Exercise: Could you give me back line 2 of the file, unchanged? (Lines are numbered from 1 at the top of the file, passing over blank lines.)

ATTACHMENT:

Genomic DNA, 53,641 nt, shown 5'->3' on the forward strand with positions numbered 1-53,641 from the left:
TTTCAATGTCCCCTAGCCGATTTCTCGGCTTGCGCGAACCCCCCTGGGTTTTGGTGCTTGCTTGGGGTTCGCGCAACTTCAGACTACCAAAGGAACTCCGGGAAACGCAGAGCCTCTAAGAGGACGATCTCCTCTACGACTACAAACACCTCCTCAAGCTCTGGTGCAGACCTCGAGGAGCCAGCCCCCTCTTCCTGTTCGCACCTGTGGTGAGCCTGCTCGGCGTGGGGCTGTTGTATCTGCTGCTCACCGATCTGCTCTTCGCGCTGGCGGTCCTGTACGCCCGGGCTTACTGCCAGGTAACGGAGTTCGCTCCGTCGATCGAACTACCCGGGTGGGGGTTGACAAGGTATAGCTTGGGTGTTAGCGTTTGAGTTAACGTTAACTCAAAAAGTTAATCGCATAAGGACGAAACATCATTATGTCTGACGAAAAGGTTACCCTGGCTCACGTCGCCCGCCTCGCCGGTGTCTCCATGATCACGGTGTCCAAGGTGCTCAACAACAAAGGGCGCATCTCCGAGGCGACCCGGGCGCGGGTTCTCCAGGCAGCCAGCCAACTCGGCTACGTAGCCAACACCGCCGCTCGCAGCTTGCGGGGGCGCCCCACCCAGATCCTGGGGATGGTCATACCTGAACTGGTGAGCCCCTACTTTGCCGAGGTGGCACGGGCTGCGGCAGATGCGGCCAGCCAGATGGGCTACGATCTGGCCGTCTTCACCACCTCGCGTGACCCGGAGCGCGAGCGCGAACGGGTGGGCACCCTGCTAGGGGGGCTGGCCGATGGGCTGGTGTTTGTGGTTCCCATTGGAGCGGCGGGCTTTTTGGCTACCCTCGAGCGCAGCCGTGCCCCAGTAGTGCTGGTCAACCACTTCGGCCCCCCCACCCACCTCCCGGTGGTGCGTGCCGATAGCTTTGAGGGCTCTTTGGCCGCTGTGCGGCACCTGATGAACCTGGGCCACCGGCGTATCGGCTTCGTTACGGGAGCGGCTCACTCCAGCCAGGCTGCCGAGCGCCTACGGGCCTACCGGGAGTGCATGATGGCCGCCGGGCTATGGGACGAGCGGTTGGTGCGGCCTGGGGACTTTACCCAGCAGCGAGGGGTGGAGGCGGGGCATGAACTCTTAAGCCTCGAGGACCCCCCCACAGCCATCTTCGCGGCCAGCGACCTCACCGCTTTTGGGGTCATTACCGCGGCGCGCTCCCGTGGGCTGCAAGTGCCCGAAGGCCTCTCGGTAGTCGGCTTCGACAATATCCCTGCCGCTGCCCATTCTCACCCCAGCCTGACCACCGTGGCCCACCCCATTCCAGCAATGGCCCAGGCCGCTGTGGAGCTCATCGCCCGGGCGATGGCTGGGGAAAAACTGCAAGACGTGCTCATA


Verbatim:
TTTCAATGTCCCCTAGCCGATTTCTCGGCTTGCGCGAACCCCCCTGGGTTTTGGTGCTTGCTTGGGGTTCGCGCAACTTCAGACTACCAAAGGAACTCCGGGAAACGCAGAGCCTCTAAGAGGACGATCTCCTCTACGACTACAAACACCTCCTCAAGCTCTGGTGCAGACCTCGAGGAGCCAGCCCCCTCTTCCTGTTCGCACCTGTGGTGAGCCTGCTCGGCGTGGGGCTGTTGTATCTGCTGCTCACCGATCTGCTCTTCGCGCTGGCGGTCCTGTACGCCCGGGCTTACTGCCAGGTAACGGAGTTCGCTCCGTCGATCGAACTACCCGGGTGGGGGTTGACAAGGTATAGCTTGGGTGTTAGCGTTTGAGTTAACGTTAACTCAAAAAGTTAATCGCATAAGGACGAAACATCATTATGTCTGACGAAAAGGTTACCCTGGCTCACGTCGCCCGCCTCGCCGGTGTCTCCATGATCACGGTGTCCAAGGTGCTCAACAACAAAGGGCGCATCTCCGAGGCGACCCGGGCGCGGGTTCTCCAGGCAGCCAGCCAACTCGGCTACGTAGCCAACACCGCCGCTCGCAGCTTGCGGGGGCGCCCCACCCAGATCCTGGGGATGGTCATACCTGAACTGGTGAGCCCCTACTTTGCCGAGGTGGCACGGGCTGCGGCAGATGCGGCCAGCCAGATGGGCTACGATCTGGCCGTCTTCACCACCTCGCGTGACCCGGAGCGCGAGCGCGAACGGGTGGGCACCCTGCTAGGGGGGCTGGCCGATGGGCTGGTGTTTGTGGTTCCCATTGGAGCGGCGGGCTTTTTGGCTACCCTCGAGCGCAGCCGTGCCCCAGTAGTGCTGGTCAACCACTTCGGCCCCCCCACCCACCTCCCGGTGGTGCGTGCCGATAGCTTTGAGGGCTCTTTGGCCGCTGTGCGGCACCTGATGAACCTGGGCCACCGGCGTATCGGCTTCGTTACGGGAGCGGCTCACTCCAGCCAGGCTGCCGAGCGCCTACGGGCCTACCGGGAGTGCATGATGGCCGCCGGGCTATGGGACGAGCGGTTGGTGCGGCCTGGGGACTTTACCCAGCAGCGAGGGGTGGAGGCGGGGCATGAACTCTTAAGCCTCGAGGACCCCCCCACAGCCATCTTCGCGGCCAGCGACCTCACCGCTTTTGGGGTCATTACCGCGGCGCGCTCCCGTGGGCTGCAAGTGCCCGAAGGCCTCTCGGTAGTCGGCTTCGACAATATCCCTGCCGCTGCCCATTCTCACCCCAGCCTGACCACCGTGGCCCACCCCATTCCAGCAATGGCCCAGGCCGCTGTGGAGCTCATCGCCCGGGCGATGGCTGGGGAAAAACTGCAAGACGTGCTCATA